Introduction

I want to keep this post really short, simple, and to the point. With that being said, here’s the toy problem that we’ll use to illustrate how we can leverage pleasingly parallel problem types with small I/O requirements to speed up python programs. The speeds recorded in this article were obtained using an i7-6800K processor.

We are going to deploy the absolute worst method for determining the primality of a number (i.e. brute force), and then abuse all of our CPU cores. One could argue the only way to abuse a CPU worse than this is to mine cryptocurrency with it.

Required tech

Code Review

Here’s the bit of code that deals with the imports and prime numbers.

from concurrent.futures import ProcessPoolExecutor
import time

# a list of numbers we want to check for primality
numbers = [2, 7, 13, 28, 99991, 188877, 1616161, 4441939, 90870847,
           92525533, 94939291, 98776551, 99999999, 100030001]

def primeCheck(number):
    """ return True if the number is prime, else return False """
    if number % 2 == 0 and number != 2:
        return False
    else:
        for i in range(3, number):
            if number % i == 0:
                return False
        return True

We’ll be using ProcessPoolExecutor to perform the parallel processing and time to compute the time. We’ve also been given a list of numbers that may or may not be prime, and we’ll use the function primeCheck to brute force whether a number is prime or not. Let’s check out the script that does the processing now.

if __name__ == "__main__":

    # no speedup
    print("Sequential processing...")
    start = time.time()
    results1 = list(map(primeCheck, numbers))
    print(results1)
    finish = time.time()
    print("Finished in %.3f seconds." % (finish - start))

    # speedup
    print("Use all CPU cores...")
    start = time.time()
    pool = ProcessPoolExecutor(max_workers=None)
    results2 = list(pool.map(primeCheck, numbers))
    print(results2)
    finish = time.time()
    print("Finished in %.3f seconds." % (finish - start))

Visually the code in # no speedup is very similar to # speedup. The main difference is the usage of pool, and it’s application to map. Note that setting max_workers=None will utilize all possible cores. ProcessPoolExecutor does a lot of work behind the scenes to allow for speedup to occur. In fact, so much work goes on behind the scenes that it is very possible to experience no speedup (or worse a decrease of performance) when using parellelization if the overhead costs exceed the parallelization gains. The moral of the story is intense mathematical computations that don’t depend on each other and have low I/O requirements have a good chance of being sped up.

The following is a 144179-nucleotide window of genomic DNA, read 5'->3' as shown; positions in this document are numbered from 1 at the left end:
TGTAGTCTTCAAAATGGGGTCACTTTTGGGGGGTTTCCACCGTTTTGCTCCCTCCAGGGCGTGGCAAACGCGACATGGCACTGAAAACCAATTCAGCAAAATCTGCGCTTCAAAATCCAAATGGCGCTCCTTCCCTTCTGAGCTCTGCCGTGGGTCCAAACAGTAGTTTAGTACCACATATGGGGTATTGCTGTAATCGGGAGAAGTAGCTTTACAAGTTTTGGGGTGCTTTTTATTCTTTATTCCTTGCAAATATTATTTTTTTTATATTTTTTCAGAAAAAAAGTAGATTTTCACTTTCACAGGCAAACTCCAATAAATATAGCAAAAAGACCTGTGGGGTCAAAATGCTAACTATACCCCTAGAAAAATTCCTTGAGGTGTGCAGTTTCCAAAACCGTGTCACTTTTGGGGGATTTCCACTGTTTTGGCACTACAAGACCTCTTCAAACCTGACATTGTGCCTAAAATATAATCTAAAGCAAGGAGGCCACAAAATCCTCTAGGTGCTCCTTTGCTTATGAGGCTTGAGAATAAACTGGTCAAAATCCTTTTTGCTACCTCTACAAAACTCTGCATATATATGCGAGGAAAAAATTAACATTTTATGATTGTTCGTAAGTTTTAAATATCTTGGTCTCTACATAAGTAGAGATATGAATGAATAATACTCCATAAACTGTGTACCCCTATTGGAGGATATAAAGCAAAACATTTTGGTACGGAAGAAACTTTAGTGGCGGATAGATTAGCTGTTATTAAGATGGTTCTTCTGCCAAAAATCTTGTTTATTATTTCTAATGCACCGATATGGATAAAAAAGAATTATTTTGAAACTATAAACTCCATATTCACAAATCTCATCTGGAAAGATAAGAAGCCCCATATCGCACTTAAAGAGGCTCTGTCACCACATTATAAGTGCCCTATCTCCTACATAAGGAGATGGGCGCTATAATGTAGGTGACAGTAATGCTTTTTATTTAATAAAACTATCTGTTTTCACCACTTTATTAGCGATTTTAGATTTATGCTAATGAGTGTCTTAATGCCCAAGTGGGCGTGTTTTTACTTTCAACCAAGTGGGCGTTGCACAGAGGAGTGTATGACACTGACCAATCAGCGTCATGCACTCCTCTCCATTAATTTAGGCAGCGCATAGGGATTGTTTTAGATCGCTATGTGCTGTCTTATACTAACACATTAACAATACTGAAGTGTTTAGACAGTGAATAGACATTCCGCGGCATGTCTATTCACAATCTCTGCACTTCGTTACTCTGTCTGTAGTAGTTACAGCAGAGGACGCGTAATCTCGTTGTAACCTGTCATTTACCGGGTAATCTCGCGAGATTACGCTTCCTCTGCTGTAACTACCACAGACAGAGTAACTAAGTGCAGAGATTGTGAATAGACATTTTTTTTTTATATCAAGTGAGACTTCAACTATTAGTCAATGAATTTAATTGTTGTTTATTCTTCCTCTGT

Speedup Results

Here is the output from the script:

>> Sequential processing...
>> [True, True, True, False, True, False, True, True, True, True, True, False, False, True]
>> Finished in 22.667 seconds.
>> Use all CPU cores...
>> [True, True, True, False, True, False, True, True, True, True, True, False, False, True]
>> Finished in 6.319 seconds.

Comparing numbers we see a 72.92% decrease in runtime (roughly 3.5 times faster) when using parallelization. My CPU has 6 cores and 12 threads, so clearly it didn’t scale linearly. Why might that be? Here are a couple possibilities:

  • There isn’t enough work to benefit from the additional processing power.
  • Due to the serialization performed by the multiprocessing module.

Conclusion

We can conclude by saying it is quite possible to speed up certain python scripts by utilizing what multiprocessing has to offer. It requires very specific conditions to achieve, but those conditions appear quite often in programming applications so it is a tool worth having in our tool belts!


Further Reading

[1] https://pymotw.com/3/concurrent.futures/
[2] https://docs.python.org/2/library/multiprocessing.html

Project Code

from concurrent.futures import ProcessPoolExecutor
import time

# a list of numbers we want to check for primality
numbers = [2, 7, 13, 28, 99991, 188877, 1616161, 4441939, 90870847,
           92525533, 94939291, 98776551, 99999999, 100030001]

def primeCheck(number):
    """ return True if the number is prime, else return False """
    if number % 2 == 0 and number != 2:
        return False
    else:
        for i in range(2, number):
            if number % i == 0:
                return False
        return True


if __name__ == "__main__":

    # no speedup
    print("Sequential processing...")
    start = time.time()
    results1 = list(map(primeCheck, numbers))
    print(results1)
    finish = time.time()
    print("Done in %.3f seconds." % (finish - start))

    # speedup
    print("Use all CPU cores...")
    start = time.time()
    pool = ProcessPoolExecutor(max_workers=None)
    results2 = list(pool.map(primeCheck, numbers))
    print(results2)
    finish = time.time()
    print("Done in %.3f seconds." % (finish - start))